Life before 1972
Prior to 1972, the City of Cleveland owned and operated the three major wastewater treatment plants and their tributary intercepting sewers, which continue to provide for the conveyance, treatment and disposal of the wastewater from Cleveland and many surrounding communities. These facilities were operated by the Division of Water Pollution Control of the Cleveland Department of Public Utilities.
Operations of the Division of Water Pollution Control were financed through the sewer service charges collected from both suburban and Cleveland customers. The suburban charges were developed on a utility rate basis, with rate increments to cover operation and maintenance costs, depreciation, and return on investment made by Cleveland in constructing the intercepting sewers and treatment plants providing service. The Cleveland charges, determined on a net cash basis, were designed to provide all additional funds required to pay current operating costs and debt service on outstanding indebtedness.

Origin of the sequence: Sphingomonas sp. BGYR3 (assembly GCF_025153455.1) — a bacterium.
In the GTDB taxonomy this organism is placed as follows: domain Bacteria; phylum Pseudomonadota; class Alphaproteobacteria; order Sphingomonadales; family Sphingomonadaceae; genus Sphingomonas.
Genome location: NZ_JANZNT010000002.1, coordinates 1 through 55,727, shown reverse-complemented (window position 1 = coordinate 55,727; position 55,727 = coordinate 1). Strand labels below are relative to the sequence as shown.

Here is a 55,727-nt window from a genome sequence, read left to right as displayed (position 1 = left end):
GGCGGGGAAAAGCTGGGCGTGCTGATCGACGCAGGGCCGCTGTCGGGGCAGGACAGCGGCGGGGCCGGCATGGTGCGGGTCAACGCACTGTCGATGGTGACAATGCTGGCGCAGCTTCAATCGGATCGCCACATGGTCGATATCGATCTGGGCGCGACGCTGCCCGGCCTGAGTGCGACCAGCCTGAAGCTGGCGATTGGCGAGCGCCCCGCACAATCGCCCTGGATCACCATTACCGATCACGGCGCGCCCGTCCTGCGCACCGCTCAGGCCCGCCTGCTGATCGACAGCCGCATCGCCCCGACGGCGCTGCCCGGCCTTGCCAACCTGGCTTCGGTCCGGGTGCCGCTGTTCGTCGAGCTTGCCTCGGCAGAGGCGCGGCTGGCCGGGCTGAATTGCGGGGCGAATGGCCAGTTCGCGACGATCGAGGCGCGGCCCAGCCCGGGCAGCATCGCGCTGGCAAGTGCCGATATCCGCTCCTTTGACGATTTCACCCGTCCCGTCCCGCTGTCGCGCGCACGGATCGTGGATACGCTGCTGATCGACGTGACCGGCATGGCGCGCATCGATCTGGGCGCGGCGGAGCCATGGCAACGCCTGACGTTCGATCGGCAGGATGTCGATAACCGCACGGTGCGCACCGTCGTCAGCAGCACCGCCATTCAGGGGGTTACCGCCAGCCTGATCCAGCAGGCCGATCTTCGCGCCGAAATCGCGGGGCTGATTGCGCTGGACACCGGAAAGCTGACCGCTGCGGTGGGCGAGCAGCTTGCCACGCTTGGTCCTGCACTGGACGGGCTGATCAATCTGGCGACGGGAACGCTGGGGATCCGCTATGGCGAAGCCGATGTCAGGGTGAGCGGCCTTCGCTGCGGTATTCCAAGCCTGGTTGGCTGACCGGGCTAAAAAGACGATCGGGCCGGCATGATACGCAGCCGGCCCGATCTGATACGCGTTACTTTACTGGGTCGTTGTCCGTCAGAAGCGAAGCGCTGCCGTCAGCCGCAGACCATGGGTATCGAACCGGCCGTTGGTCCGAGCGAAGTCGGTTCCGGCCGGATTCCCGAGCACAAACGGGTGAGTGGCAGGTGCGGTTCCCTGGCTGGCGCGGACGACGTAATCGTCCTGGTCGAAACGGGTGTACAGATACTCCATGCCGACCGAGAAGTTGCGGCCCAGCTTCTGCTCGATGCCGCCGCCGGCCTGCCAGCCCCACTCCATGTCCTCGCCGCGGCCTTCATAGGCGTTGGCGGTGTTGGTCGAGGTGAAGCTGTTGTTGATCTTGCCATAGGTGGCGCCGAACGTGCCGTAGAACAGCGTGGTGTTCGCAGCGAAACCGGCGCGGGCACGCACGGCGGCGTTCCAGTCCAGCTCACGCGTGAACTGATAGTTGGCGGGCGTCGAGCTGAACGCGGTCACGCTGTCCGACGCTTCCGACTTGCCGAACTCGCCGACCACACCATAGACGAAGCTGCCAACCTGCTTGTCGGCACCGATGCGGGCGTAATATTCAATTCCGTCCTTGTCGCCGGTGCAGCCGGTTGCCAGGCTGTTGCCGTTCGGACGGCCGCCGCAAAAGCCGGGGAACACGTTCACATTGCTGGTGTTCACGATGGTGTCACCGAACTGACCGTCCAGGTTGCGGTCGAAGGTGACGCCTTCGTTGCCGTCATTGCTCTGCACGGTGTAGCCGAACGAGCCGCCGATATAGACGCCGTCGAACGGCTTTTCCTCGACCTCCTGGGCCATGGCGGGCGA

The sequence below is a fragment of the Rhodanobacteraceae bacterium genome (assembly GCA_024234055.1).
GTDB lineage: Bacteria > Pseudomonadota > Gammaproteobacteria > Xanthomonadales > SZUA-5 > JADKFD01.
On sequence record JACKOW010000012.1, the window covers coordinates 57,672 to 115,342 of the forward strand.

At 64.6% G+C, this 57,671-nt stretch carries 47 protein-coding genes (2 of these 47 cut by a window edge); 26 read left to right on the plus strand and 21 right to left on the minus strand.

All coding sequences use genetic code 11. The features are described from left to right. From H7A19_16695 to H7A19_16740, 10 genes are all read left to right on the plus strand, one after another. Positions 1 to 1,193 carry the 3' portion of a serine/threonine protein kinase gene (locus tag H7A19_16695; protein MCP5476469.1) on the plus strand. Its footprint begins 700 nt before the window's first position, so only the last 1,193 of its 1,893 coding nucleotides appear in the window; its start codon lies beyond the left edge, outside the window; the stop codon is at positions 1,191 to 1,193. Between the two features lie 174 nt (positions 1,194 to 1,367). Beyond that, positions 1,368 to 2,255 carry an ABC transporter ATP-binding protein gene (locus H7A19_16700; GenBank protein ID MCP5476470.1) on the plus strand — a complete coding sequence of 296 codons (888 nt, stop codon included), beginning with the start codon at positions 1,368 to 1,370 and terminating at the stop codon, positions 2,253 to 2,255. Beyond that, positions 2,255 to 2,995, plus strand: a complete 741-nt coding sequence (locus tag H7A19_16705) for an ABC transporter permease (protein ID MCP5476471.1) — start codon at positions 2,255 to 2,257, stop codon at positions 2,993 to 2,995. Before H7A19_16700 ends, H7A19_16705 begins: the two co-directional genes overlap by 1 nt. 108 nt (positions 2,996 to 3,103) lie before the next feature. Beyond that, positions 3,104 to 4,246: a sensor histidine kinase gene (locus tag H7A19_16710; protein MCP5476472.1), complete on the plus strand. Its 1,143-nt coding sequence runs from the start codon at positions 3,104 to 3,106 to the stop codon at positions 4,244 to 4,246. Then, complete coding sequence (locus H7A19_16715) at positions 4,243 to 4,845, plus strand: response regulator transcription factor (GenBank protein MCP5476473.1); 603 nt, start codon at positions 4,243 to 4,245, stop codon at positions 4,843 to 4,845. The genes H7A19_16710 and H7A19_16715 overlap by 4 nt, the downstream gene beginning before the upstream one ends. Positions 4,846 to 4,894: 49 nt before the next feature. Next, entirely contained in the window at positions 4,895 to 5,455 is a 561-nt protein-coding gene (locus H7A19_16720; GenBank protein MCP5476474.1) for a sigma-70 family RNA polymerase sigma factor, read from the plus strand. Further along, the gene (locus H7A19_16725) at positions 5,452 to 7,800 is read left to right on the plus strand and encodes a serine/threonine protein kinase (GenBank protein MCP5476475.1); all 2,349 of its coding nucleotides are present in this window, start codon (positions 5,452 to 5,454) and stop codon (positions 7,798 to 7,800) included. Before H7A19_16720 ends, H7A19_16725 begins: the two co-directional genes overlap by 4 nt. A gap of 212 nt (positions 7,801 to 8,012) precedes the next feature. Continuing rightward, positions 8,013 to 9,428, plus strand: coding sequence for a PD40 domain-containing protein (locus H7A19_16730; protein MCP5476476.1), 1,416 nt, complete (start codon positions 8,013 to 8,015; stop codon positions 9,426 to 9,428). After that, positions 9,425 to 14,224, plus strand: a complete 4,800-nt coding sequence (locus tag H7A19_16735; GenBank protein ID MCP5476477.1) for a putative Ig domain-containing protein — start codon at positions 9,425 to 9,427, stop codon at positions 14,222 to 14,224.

Creation of the Sewer District
Following several years of controversy between Cleveland and the suburbs over rates at a time when State and Federal regulatory agencies were pressuring for faster progress in pollution abatement (the infamous fire on the Cuyahoga River in 1969 had focused national attention on the need for environmental regulatory reform), the Cleveland Regional Sewer District was established on July 15, 1972, by Judge George McMonagle’s Cuyahoga County Court of Common Pleas Court Order.
This Order settled an action brought by the Water Pollution Control Board — the predecessor to the Ohio Environmental Protection Agency — against Cleveland to which the tributary suburban communities were joined. It also settled a second action brought by the suburban communities contesting sewer rate increases. The District was charged with the responsibility for planning, financing, constructing, operating and controlling wastewater treatment and disposal facilities, major interceptor sewers and other water pollution control facilities within its service area.
The initial Court Order provided that the District would acquire the treatment plants and intercepting sewers from Cleveland, and that in return the District would make an equitable equalization payment to Cleveland to provide ownership participation for suburban users.
In 1979, the name of the District was changed to the Northeast Ohio Regional Sewer District.